I would like to take part in a study but I cannot come in to the DTR; can I still take part?
Yes, although the twin visit provides very valuable data, our questionnaires also give us an enormous amount of information for use in research. There are also some studies which you can do from home for example, saliva and hair samples can be collected via post as we can extract DNA from these samples for use in research. We may also ask for twins to donate blood through their GP and post the sample to us.
I live abroad; can I still take part in studies?
Yes, you can still make a valuable contribution by taking part by completing our online questionnaires.
Will you cover my expenses?
Travel: Yes, you will be eligible to have some or all of your transport costs covered. Due to being charity-funded we do ask volunteers to book their travel as far in advance as possible and by the cheapest means possible. When you book your visit, the admin team will provide you with more information.
Daily expenses – Regrettably because we are a charity-funded organisation, we are unable to cover work expenses so we rely on the good will of volunteers to kindly donate their valuable time for the benefit of research.
Accommodation – The provision of over-night accommodation close to St Thomas’ depends on where you live. When you book your visit, the admin team will provide you with more information.
Can I come for a twin visit at the weekend?
Sorry, no. Currently the Department is only open Monday to Friday.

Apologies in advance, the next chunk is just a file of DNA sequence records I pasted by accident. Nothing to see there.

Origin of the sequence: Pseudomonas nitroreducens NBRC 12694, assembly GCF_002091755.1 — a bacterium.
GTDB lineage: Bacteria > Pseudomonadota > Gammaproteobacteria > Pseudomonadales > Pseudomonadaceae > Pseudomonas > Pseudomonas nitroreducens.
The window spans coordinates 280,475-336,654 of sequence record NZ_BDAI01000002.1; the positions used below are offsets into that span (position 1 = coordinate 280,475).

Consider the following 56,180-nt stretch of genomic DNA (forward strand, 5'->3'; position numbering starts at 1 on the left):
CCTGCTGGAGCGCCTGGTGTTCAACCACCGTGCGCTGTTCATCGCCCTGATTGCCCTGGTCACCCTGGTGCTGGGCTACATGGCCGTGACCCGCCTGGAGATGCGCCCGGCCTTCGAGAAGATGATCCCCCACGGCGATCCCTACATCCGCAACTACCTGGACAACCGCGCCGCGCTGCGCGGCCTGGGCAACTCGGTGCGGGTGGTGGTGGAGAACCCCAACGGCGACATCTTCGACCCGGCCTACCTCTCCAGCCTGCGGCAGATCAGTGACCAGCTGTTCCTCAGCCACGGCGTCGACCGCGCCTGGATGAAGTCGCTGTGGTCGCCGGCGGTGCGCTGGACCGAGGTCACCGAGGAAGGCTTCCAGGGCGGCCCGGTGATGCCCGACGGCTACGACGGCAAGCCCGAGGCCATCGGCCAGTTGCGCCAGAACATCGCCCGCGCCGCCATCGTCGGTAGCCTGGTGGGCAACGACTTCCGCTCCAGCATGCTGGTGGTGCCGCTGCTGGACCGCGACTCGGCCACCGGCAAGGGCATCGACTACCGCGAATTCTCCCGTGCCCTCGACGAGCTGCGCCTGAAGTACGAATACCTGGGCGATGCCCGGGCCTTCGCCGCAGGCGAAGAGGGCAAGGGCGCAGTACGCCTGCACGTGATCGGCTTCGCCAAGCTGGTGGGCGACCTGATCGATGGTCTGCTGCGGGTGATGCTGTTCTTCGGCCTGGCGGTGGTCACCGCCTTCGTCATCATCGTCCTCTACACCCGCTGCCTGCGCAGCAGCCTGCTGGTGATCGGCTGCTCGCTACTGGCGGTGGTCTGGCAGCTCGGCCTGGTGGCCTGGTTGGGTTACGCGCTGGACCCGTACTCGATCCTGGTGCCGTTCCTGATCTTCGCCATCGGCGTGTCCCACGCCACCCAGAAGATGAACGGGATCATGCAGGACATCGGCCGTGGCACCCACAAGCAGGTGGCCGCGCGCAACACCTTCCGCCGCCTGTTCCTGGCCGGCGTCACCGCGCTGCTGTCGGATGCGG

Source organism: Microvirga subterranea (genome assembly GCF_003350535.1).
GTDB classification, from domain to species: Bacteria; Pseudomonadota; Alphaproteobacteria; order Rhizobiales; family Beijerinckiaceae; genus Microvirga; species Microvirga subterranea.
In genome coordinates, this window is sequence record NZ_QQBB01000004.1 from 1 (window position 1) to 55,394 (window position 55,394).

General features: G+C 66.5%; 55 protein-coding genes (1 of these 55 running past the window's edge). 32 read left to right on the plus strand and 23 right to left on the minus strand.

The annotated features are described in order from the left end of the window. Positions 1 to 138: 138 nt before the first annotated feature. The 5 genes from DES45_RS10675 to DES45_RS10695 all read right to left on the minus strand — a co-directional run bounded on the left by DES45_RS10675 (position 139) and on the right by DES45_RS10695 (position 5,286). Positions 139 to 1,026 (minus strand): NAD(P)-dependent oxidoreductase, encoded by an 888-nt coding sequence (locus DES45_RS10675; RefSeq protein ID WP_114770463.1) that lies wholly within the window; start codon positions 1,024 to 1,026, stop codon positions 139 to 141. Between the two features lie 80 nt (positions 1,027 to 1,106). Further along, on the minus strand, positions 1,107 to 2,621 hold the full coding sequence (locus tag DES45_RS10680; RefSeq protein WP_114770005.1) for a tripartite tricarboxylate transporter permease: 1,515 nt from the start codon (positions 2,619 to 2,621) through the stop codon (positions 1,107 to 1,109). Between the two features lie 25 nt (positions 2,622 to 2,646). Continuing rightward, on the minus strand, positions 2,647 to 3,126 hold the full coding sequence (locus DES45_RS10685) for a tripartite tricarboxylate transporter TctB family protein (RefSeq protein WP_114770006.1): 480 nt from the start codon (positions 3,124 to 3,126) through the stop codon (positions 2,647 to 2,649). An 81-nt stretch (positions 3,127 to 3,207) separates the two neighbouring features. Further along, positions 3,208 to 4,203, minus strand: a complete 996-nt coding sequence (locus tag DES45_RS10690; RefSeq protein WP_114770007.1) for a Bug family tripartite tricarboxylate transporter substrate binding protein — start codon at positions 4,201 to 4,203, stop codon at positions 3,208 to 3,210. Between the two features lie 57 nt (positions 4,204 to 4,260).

I have special needs can I participate?
Yes. Please call us on 020 7188 5555 to discuss your needs so we can accommodate your requirements. In addition, our research facility is accessible by lift and is wheelchair accessible. There are disabled toilets throughout the hospital.
Can my carer come with me?
Yes. Please let us know when you book your appointment.
Will I be able to take part in any publicity?
From time to time we hold media / publicity events / press conferences or take part in documentaries. Alternatively, we may be approached by third parties who are interested in contacting twins. We never give your personal details out but will always contact you directly (usually via email) to ask if you are interested in taking part.
Can I join the registry without my twin?
In order to determine the relative importance of genetic and environmental factors, researchers need to compare identical twins with non-identical twins for the trait of interest. For this reason we are sorry but we need both twins to join the registry together.